Philip Yancey, ‘Replenishing the Inner Pastor’, Christianity Today, May 21, 2001, Vol. 45, No. 7, 104.

Image: Amish men.

Tongan Rugby Team Eats the USA at World Cup

In the Rugby World Cup in France, there was a surprise upset when Tonga beat the United States of America.

There is an article about the visit of the Tongan team to a British restaurant last week that might explain the reason for their success:

Mmmm, it all looks so good. That must have been quite a luncheon for Tonga's national rugby team at a pub in Lymington, England, one day last week. "We were warned," Fusion Inn manager Shannon Van Dreven told reporters later, "that they had big appetites. But when I saw the amount of food we had prepared, I thought, 'There's no way they'll finish that.'"

Wrong. In town to train for the World Cup championships in their sport, the 30 husky athletes and their coaches and trainers cheerfully posed for pictures with the regular patrons and autographed everything thrust in front of them. "I've never met such nice guys," Van Dreven marveled. But the point of their visit was to be fed, and as reports have it, the guests gobbled 30 roast chickens, 60 pounds of steak, 60 pounds of lamb, 30 pounds of potato salad, and 30 pounds of pasta ... and washed it all down with 10-1/2 gallons of orange juice.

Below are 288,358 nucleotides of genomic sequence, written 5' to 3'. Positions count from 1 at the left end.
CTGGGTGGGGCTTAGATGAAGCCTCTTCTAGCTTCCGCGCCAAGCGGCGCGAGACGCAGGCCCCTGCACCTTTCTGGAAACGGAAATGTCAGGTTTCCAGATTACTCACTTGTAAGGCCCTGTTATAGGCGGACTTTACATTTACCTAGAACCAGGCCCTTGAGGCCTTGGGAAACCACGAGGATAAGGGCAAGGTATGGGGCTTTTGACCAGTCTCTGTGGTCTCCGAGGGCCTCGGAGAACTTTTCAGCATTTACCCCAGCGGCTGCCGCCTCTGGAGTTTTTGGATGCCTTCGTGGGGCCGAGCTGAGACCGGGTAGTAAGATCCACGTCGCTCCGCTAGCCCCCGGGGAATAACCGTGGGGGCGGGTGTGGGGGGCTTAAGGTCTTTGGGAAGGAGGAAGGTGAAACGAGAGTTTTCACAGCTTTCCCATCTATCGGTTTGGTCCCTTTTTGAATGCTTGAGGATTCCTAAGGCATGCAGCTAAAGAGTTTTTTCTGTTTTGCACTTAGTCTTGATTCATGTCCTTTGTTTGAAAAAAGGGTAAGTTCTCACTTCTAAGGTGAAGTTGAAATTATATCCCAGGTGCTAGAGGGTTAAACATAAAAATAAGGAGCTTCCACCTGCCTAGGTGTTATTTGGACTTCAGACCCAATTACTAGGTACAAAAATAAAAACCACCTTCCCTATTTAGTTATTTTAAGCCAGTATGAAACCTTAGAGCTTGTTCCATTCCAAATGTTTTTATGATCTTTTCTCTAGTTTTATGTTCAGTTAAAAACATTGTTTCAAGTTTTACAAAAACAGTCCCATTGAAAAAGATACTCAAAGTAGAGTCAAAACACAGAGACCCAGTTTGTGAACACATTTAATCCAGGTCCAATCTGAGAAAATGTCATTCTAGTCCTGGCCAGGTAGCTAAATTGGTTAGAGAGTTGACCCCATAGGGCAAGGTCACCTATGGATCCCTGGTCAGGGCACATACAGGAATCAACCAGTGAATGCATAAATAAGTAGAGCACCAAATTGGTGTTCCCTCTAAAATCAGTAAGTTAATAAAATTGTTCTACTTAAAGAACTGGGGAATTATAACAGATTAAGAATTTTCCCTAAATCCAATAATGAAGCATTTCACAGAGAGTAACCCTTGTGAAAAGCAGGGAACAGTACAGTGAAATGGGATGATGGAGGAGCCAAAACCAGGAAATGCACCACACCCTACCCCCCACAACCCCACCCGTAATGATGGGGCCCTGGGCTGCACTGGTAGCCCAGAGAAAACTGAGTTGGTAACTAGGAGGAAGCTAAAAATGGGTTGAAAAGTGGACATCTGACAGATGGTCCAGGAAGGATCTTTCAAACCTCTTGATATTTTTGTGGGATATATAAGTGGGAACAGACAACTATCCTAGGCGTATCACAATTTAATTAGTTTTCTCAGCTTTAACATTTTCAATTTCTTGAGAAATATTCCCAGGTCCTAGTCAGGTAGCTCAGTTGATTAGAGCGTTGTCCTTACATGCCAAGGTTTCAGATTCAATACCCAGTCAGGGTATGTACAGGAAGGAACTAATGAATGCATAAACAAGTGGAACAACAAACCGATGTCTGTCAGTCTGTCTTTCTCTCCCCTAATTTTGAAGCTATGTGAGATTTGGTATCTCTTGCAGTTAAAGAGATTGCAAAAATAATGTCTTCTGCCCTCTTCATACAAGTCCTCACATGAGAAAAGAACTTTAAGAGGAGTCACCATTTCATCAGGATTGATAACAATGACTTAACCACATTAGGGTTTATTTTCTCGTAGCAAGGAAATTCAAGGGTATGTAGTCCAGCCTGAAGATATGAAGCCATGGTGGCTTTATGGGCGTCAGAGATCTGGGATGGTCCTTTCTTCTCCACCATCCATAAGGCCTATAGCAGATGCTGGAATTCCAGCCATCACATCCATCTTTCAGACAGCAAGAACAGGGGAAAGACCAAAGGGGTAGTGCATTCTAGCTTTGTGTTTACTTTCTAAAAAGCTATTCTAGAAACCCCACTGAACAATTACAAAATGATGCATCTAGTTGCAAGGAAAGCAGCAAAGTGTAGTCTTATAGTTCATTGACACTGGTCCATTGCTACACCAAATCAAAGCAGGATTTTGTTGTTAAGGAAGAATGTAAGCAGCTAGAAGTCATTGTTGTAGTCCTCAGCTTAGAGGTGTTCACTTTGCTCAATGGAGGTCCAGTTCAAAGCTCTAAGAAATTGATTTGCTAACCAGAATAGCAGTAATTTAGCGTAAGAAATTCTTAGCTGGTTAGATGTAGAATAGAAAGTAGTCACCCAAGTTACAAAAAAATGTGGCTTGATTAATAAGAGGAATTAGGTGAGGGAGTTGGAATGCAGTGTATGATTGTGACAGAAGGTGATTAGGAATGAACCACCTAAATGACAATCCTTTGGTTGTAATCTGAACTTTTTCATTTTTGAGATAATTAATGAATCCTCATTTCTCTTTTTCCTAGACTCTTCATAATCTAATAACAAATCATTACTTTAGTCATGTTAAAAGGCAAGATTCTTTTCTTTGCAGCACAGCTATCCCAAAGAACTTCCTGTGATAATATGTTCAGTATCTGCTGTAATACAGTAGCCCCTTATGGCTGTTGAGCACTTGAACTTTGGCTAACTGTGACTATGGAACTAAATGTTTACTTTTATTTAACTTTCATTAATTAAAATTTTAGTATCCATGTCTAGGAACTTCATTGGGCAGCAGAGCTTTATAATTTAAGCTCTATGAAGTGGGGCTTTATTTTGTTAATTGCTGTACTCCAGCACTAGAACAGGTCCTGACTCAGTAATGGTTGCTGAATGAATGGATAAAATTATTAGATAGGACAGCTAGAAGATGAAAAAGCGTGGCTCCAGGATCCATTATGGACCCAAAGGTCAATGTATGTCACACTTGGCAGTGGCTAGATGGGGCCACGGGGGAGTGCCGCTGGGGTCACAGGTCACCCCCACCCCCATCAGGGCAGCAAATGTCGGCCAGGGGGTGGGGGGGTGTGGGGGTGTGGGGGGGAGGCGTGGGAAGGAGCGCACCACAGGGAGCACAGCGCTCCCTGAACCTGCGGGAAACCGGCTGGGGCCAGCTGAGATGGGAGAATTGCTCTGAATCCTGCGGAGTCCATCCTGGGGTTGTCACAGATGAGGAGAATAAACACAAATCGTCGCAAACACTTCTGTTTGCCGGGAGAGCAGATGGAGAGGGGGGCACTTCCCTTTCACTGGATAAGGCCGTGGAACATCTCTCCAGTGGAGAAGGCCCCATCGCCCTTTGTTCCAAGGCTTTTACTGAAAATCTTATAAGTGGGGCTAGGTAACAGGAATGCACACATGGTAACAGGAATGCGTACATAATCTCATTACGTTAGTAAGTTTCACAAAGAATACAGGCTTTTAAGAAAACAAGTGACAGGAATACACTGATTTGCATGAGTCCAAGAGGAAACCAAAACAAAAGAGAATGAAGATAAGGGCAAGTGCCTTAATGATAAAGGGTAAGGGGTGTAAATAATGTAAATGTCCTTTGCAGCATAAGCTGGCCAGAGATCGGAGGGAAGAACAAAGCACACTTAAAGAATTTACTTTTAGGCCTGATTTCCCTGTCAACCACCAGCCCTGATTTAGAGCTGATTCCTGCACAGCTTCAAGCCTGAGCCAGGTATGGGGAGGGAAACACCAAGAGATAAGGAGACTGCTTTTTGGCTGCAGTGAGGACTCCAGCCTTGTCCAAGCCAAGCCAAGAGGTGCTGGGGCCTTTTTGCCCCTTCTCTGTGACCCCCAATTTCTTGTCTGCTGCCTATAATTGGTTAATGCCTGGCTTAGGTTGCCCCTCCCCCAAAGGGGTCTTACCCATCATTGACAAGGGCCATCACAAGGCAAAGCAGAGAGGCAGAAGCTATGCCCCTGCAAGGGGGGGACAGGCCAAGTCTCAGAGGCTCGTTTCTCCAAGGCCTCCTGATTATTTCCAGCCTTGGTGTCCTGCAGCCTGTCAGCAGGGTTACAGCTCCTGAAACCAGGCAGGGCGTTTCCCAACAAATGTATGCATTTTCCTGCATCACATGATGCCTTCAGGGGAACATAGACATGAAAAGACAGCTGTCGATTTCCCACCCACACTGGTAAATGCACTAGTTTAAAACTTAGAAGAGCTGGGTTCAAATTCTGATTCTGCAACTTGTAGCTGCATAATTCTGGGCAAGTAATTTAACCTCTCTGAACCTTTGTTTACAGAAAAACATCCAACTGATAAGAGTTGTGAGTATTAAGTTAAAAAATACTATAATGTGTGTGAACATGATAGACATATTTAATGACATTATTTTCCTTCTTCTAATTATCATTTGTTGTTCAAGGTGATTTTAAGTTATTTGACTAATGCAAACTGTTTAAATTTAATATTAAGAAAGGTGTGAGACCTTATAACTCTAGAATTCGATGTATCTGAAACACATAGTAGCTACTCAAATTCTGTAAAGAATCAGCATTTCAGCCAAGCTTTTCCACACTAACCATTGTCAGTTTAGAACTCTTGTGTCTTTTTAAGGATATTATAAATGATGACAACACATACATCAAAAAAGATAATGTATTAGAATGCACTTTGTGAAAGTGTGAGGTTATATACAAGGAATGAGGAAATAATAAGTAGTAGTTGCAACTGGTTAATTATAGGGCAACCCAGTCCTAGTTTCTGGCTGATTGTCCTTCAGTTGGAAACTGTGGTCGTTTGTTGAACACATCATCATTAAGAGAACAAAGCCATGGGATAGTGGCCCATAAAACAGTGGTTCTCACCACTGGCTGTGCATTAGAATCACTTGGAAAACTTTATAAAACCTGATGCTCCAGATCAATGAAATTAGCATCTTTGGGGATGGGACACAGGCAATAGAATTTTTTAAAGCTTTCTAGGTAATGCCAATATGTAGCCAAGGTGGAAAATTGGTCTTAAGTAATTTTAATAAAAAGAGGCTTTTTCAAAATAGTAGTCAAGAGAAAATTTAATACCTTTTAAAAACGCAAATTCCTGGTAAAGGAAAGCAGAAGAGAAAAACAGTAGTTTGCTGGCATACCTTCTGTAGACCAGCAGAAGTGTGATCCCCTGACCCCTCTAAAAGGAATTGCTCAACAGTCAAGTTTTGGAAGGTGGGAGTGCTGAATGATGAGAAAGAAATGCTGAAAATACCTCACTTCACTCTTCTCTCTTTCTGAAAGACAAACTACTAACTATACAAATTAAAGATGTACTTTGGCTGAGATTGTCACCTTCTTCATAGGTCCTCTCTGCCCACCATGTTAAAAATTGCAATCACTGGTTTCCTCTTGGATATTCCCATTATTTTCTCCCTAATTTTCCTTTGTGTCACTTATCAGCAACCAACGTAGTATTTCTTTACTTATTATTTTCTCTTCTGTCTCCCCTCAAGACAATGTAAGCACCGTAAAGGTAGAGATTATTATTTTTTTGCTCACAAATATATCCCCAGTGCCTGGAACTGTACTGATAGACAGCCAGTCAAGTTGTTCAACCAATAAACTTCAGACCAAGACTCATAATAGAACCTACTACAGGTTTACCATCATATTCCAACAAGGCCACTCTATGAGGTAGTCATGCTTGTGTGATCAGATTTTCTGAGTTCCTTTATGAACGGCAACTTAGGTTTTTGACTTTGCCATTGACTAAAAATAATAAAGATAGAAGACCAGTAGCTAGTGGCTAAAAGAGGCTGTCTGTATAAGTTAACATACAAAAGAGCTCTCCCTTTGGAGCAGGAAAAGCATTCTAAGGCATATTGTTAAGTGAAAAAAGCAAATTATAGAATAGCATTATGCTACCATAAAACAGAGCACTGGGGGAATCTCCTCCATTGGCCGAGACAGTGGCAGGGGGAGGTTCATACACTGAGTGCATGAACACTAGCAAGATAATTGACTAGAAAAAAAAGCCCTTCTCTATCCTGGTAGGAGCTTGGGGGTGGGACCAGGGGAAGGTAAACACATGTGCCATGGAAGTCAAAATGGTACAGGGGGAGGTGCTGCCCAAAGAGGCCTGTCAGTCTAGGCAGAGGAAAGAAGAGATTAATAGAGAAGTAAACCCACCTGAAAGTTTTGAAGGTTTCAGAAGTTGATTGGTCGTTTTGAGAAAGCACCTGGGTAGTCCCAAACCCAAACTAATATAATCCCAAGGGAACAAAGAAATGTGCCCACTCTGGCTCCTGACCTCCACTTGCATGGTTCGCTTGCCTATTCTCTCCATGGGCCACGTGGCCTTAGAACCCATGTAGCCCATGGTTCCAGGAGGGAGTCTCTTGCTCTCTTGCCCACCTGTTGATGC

Back in the kitchen, two extra chefs and three more waiters were called in to keep the grub coming. And as the supply dwindled, the Fusion Inn boss had to send out for $50 worth of French fries because the Tongans were still hungry. (No word on what, if anything, was for dessert.) "I couldn't believe it," Van Dreven said. "They completely cleared their plates, leaving absolutely nothing. We've never seen anything like this before." Had the team been expected to pick up the check, it would have come to almost $2,100. But Fushion Inn co-owner Isi Tuivai is Tongan and a former captain of the national team, so the meal was on the house. Oh, by the way: Due to their size, the Tongans are known as the "wrecking balls" in rugby circles.